As an initial matter, the Sunbeam Court rejected the notion that Congress approved the Lubrizol decision with respect to trademarks by excluding them from the definition of “intellectual property” added by the 1987 Act. “Some bankruptcy judges have inferred from the omission that Congress codified Lubrizol with respect to trademarks, but an omission is just an omission. The limited definition in §101(35A) means that §365(n) does not affect trademarks one way or the other.”8

The Sunbeam Court then turned its analysis to the effect of the trustee’s rejection of the trademark license on CAM’s rights. The Court explained that, under Section 365(g) of the Bankruptcy Code, rejection constitutes a breach of the contract, not a termination:

What §365(g) does by classifying rejection as breach is establish that in bankruptcy, as outside of it, the other party’s rights remain in place. After rejecting a contract, a debtor is not subject to an order of specific performance. [. . . ] The debtor’s unfulfilled obligations are converted to damages; when a debtor does not assume the contract before rejecting it, these damages are treated as a pre-petition obligation, which may be written down in common with other debts of the same class. But nothing about this process implies that any rights of the other contracting party have been vaporized.

Id. at 377 (emphasis added). A “licensor’s breach does not terminate a licensee’s right to use intellectual property [. . . ] outside of bankruptcy,” the Court explained, and Section 365(g) preserves that result in bankruptcy. Id. at 376.9

Open Questions

Sunbeam should minimize the disruption that a licensor bankruptcy will have on a trademark licensee’s ongoing business and use of the licensed mark (at least in jurisdictions within the Seventh Circuit). But the decision also raises a host of new questions. First, if the right of a licensee to use IP is preserved by Section 365(g), then was Section 365(n) really necessary in the first place? Do licensees of other IP--the types within the definition of “intellectual property” added by the 1987 Act--have another avenue to preserve their right to use IP, or must those licensees look only to Section 365(n) for protection? And, if the right to use IP following rejection of a license is preserved without resort to Section 365(n), should counsel advise clients to make a 365(n) election and take on the additional burdens that comes with it (e.g., continued performance, waiver of setoff claims, etc.)?10 Might the applicable non-bankruptcy law that permits the licensee to use IP after rejection à la Sunbeam present a more attractive means of preserving rights than Section 365(n)?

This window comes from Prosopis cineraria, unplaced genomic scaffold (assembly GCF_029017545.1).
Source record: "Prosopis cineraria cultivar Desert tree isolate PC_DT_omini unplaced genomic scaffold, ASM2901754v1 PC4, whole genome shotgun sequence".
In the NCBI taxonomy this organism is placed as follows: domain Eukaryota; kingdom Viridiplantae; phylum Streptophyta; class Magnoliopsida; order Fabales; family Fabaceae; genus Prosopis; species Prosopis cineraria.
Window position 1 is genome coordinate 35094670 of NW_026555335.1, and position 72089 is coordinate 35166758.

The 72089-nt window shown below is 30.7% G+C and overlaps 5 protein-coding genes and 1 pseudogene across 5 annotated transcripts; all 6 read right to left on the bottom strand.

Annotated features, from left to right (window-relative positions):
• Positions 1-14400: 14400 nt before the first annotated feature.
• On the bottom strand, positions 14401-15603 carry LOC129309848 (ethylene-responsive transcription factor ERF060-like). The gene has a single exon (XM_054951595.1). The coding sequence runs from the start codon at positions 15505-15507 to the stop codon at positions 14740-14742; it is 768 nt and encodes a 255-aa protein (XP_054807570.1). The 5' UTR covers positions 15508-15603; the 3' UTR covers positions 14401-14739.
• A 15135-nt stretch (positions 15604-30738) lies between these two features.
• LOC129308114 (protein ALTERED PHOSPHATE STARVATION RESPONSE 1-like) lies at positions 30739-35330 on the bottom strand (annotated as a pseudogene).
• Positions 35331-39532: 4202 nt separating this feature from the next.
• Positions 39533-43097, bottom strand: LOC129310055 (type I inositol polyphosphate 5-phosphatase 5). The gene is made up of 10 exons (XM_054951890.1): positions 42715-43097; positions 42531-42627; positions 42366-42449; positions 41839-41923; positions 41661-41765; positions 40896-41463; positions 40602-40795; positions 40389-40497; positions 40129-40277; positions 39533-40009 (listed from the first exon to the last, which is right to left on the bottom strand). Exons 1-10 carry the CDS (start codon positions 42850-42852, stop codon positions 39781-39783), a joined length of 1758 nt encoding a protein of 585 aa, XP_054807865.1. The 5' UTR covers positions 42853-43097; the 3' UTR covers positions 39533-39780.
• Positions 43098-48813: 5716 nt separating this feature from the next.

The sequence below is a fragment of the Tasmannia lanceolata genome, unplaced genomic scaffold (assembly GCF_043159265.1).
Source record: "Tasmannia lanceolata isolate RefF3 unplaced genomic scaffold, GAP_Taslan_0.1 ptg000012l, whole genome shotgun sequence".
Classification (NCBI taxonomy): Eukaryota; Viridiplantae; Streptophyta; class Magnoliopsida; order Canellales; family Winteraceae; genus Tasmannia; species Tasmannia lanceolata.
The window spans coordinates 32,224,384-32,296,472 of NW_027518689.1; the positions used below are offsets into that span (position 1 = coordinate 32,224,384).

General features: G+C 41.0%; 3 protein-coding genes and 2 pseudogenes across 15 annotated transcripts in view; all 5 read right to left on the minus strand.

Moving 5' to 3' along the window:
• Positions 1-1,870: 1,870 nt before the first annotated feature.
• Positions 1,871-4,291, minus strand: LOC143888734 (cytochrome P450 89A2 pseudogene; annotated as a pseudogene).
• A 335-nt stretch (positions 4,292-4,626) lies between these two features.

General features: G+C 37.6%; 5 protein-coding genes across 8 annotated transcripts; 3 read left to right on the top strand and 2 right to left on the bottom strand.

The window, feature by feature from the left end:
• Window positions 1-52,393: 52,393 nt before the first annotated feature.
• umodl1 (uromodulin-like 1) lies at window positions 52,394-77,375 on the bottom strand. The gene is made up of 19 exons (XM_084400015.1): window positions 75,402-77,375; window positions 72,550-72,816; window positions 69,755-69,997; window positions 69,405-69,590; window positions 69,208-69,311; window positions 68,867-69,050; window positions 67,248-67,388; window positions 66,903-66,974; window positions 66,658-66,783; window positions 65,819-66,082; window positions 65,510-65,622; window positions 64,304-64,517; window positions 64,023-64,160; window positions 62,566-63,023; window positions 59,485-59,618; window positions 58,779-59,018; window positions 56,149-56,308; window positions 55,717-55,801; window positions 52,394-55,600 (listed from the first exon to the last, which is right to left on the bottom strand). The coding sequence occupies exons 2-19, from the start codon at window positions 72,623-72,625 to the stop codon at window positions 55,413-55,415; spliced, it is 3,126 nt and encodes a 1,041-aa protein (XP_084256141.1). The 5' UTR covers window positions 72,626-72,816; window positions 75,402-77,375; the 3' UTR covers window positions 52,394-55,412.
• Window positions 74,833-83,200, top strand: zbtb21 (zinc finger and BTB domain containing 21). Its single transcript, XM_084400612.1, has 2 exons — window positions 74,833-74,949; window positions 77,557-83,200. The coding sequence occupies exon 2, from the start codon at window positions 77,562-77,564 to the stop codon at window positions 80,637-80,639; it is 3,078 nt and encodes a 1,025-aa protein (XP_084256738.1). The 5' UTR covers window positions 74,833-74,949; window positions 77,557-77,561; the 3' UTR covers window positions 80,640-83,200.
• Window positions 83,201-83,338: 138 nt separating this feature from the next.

Even beyond IP licenses, Sunbeam raises questions about the legal effect of rejection of all kinds of executory contracts, including other kinds of licenses, and leases. By treating Section 365(g) not merely as stating that rejection constitutes a breach of the agreement but as implicitly defining rejection as only a breach, the exclusive alternative to which is a “vaporizing” termination, the Sunbeam Court failed to consider the possibility that, while a rejection does not terminate a contract, it is more than a mere breach. And it did so in the face of its own clear recognition11 that, “[a]fter rejecting a contract, a debtor is not subject to an order of specific performance,”12 even though a mere breach would not necessarily have that effect.

It is possible that some of the questions raised by Sunbeam will be resolved by the Supreme Court since there is now a direct split of authority between the Fourth and Seventh Circuits regarding the impact of rejection on IP licenses. It is also possible that Congress will step in after a long “postponement” and resolve the issues raised by Sunbeam. But many of these new questions could remain unsettled for years to come.